Defined Benefit Pensions – Should I stay, or should I go?
12th August 2019
“Should I Stay, or Should I Go”, so sang The Clash. It’s unlikely that Defined Benefit (DB) pensions were the inspiration for the number 1 hit in 1981, but the song title encapsulates perfectly the dilemma facing DB pension savers.
In the period between April 2017 and March 2018 a total of £14.3 billion was transferred out of DB pension schemes*. The significant increase has been accompanied with a rise in the number of complaints lodged with the Financial Ombudsman. Although complaints relating to the suitability of pension transfer advice remain relatively low (approximately 2% of all complaints) some well reported cases, such as that of British Steel, remind us that this area of advice is complex and not risk free.
The starting position of the Financial Conduct Authority (FCA) is that for most people, retaining their DB pension benefits is likely to provide the most favourable retirement outcome. This briefing note, therefore, considers some of the reasons why it could be suitable to transfer benefits from a DB pension to a defined contribution (DC) pension.
Defined benefit pensions – a short explanation
DB pensions are occupational pension schemes set up by an individual’s current or former employer. They are effectively a promise from the employer to pay a specified pension income (and possibly an initial lump sum) from a certain age. The level of income is calculated using a formula applied to the individual’s earnings history. They are often referred to as final salary schemes.
These schemes are particularly valuable as they provide a secure index-linked income for life. Usually they include ongoing spousal income (sometimes up to 75% per cent) from the death of the pension holder.
These promises are expensive and, in many cases, unaffordable for employers. Occasionally pension trustees and sponsoring employers look to reduce their pension liabilities. They offer members the opportunity to take a Cash Equivalent Transfer Value (CETV) in exchange for giving up future pension benefits. If accepted, the CETV can be transferred to a DC pension such as a personal pension or a Self Invested Personal Pension (SIPP).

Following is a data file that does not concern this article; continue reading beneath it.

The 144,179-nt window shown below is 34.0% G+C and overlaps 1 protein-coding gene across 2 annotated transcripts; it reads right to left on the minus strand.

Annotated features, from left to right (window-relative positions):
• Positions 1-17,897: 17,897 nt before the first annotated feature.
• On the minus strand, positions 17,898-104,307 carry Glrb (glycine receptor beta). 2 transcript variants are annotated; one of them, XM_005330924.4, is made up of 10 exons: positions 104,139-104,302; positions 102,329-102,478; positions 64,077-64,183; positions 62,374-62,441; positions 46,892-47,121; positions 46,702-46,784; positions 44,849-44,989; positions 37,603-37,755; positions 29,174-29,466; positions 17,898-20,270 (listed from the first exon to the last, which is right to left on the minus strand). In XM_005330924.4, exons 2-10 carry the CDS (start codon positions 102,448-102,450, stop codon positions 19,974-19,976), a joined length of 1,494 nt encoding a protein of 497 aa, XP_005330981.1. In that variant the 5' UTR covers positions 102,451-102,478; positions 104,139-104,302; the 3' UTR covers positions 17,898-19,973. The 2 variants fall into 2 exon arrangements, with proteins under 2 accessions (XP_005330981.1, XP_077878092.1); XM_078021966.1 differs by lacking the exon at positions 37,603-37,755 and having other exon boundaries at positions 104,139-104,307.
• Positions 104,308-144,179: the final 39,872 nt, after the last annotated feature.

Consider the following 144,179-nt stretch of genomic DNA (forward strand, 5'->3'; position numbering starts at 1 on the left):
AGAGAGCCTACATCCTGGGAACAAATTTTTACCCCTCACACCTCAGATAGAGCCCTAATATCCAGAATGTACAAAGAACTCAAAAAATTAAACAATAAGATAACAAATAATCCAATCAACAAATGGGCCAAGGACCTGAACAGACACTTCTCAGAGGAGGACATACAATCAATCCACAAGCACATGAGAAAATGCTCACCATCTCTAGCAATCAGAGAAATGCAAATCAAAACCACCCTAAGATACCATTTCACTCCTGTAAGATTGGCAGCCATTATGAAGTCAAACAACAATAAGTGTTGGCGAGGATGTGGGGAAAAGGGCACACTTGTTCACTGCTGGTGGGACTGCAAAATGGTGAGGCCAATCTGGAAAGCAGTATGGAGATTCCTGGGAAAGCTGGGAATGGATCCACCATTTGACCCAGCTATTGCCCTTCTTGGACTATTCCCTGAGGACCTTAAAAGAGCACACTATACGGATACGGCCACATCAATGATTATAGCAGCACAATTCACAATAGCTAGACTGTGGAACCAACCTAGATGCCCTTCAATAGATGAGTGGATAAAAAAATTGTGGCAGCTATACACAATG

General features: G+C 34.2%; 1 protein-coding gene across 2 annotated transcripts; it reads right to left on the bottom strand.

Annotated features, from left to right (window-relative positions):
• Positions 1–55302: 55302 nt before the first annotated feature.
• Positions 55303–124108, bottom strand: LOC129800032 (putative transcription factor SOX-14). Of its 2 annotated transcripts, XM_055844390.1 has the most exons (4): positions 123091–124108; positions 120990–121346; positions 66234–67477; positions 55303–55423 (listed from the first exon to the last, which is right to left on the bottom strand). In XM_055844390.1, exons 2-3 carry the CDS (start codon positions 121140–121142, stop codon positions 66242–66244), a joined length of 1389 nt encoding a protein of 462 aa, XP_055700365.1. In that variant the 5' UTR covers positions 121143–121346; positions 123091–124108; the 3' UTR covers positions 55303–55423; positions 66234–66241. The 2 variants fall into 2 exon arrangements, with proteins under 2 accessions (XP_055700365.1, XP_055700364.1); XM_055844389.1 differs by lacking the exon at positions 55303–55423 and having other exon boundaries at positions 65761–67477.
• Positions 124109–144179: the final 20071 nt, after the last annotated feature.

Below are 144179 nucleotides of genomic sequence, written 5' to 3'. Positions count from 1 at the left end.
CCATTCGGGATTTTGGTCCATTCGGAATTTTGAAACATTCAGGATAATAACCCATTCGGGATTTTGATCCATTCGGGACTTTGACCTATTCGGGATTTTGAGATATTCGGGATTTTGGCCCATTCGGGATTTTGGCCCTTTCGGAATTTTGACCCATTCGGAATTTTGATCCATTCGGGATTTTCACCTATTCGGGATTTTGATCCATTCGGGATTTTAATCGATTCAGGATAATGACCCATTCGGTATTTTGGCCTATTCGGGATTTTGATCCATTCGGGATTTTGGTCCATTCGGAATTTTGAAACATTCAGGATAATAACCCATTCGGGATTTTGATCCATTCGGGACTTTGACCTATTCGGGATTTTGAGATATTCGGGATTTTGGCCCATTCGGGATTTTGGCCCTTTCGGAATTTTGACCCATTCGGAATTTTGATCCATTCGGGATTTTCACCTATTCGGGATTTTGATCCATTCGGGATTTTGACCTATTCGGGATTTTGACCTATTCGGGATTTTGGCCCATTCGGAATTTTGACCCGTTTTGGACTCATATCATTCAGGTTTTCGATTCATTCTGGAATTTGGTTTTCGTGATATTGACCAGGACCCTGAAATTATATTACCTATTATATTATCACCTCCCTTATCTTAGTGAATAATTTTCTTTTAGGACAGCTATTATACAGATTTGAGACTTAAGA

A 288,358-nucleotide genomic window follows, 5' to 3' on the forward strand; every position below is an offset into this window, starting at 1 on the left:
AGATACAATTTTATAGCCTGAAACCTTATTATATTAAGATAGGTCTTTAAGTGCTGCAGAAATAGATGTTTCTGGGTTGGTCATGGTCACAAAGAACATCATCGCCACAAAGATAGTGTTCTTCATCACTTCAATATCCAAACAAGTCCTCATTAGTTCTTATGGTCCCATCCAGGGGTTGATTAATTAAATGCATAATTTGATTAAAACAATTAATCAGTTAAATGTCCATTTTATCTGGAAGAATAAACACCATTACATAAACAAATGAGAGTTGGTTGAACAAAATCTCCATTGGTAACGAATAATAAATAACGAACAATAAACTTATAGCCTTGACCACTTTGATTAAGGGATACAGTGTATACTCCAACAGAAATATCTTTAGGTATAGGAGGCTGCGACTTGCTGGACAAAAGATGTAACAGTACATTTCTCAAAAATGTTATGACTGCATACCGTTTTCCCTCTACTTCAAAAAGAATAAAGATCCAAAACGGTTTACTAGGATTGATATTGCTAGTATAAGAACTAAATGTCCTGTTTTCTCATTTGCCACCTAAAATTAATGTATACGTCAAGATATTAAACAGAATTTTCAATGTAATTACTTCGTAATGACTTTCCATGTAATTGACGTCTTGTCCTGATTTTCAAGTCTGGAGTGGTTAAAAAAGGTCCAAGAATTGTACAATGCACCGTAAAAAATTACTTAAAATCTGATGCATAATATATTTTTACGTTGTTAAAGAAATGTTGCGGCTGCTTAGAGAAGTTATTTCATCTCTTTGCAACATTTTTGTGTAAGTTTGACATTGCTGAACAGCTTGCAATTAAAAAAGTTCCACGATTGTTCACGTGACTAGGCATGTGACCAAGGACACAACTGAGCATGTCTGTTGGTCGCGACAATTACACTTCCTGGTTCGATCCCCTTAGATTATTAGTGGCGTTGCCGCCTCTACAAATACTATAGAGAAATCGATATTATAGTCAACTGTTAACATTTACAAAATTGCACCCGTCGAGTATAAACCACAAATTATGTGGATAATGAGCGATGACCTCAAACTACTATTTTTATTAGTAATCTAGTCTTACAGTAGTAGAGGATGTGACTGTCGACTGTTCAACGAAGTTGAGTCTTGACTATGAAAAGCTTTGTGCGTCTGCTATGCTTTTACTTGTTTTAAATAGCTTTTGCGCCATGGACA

So why are so many people tempted to give up this guaranteed income for life?
The pension freedoms introduced in 2015 provides a partial explanation. These ‘freedoms’ give individuals much greater control over how they may access their pension savings and how those savings are ultimately used. These freedoms, however, are generally only available to those who have DC pension savings.
High Cash Equivalent Transfer values
Over recent years CETVs have been particularly high. The CETV is an actuary’s best estimate of the amount of money that would be needed to ‘buy-out’ the member’s pension benefits. It’s based on the likely return that could be expected from the scheme assets. Many DB schemes have switched to lower-risk investments, for example, Gilts. The expected return on Gilts has been low, which means a higher return would be needed to pay the pension, which in turn results in a greater transfer value. In some cases, transfer values have been 40 times greater than the pension given up.
To put that into context, the government uses only a 20 times multiple to give DB pension income a capital value to test against the lifetime allowance.
Can giving up secure income ever be sensible?
The short answer to this question is it could be, but it would depend on the individual’s circumstances and objectives. It’s complicated. So much so that if the CETV is greater than £30,000 qualified advice has to be sought before proceeding with a transfer. This advice must be provided by, or at least checked by, a specially-qualified pension transfer specialist
Advisers are required by the FCA to present to the member how the CETV compares with the value of the pension potentially being given up, or in other words comparing how much income the CETV could purchase through an annuity. This calculation on its own, however, would rarely lead to a definitive answer and the individual’s personal circumstances and objectives would also need to be considered.
Some reasons why a member may wish to consider a transfer, could include:
With a fixed retirement age DB pensions do not offer much flexibility. It is possible to access DB pension savings before the normal retirement age, but generally it results in lower pension income.
DC pension savers can generally access their pension savings from age 55, which offers opportunities for planning around personal circumstances. It is then the individual’s responsibility to ensure their pension(s) can sustain their spending for as long as necessary.
Potentially greater tax-free cash
Most DC pensions allow for up 25% of the value to be taken as a tax-free cash lump sum. The remainder is taken as income. In a DB pension, this usually means a cash lump sum plus a lower regular pension income.